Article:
WHO Addresses Gilead’s Pushback on Remdesivir Trial | Health News
The World Health Organization on Friday addressed criticism from drugmaker Gilead over the group’s interim finding that the antiviral remdesivir has “little or no effect in preventing death from COVID-19 or reducing time in hospital.”
WHO’s interim trial results, which it said would be published soon in a peer-reviewed journal, sparked pushback from Gilead, which said in a statement that the data appears inconsistent with evidence from other studies of the drug.
“We are concerned that the data from this open-label global trial have not undergone the rigorous review required to allow for constructive scientific discussion, particularly given the limitations of the trial design,” the company said in a statement.
Remdesivir, which was given to President Donald Trump when he contracted COVID-19, has been administered to thousands of patients in the U.S. following its emergency use authorization from the Food and Drug Administration.
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Gilead contends that because the trial prioritized broad access, which resulted in “significant heterogeneity in trial adoption, implementation, controls and patient populations,” it is unclear if the study’s findings are conclusive.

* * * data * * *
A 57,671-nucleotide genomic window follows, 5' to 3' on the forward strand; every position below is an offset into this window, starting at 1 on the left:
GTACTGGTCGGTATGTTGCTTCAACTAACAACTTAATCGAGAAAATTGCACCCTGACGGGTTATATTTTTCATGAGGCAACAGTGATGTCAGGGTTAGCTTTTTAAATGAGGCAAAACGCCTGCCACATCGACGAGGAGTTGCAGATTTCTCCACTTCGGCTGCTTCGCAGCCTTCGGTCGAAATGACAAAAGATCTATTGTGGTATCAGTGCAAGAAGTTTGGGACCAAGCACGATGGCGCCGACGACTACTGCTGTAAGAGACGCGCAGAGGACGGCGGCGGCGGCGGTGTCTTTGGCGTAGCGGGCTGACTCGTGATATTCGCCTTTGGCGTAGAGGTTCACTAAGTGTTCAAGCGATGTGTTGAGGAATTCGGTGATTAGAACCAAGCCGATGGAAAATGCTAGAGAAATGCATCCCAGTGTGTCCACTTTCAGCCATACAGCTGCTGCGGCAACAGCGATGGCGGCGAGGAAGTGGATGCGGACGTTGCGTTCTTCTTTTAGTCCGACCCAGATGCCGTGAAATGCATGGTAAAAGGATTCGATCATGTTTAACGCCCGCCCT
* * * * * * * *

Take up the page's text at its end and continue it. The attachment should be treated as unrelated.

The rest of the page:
But WHO Director General Tedros Adhanom Ghebreyesus defended the so-called Solidarity Trial, which was launched to study the effectiveness of remdesivir and three other drugs in treating COVID-19, as the largest trial in the world. It included more than 11,000 coronavirus patients across 30 countries, with more than 2,700 participants given remdesivir.
“For the moment, the corticosteroid dexamethasone is still the only therapeutic shown to be effective against COVID-19, for patients with severe disease,” Tedros said at a press conference.
The organization reported “factually on what we found,” WHO’s Chief Scientist Soumya Swaminathan said, adding that “we believe that the results are very robust.”
WHO’s guideline development group will examine the data and possibly update their policy on the use of remdesivir in a couple weeks.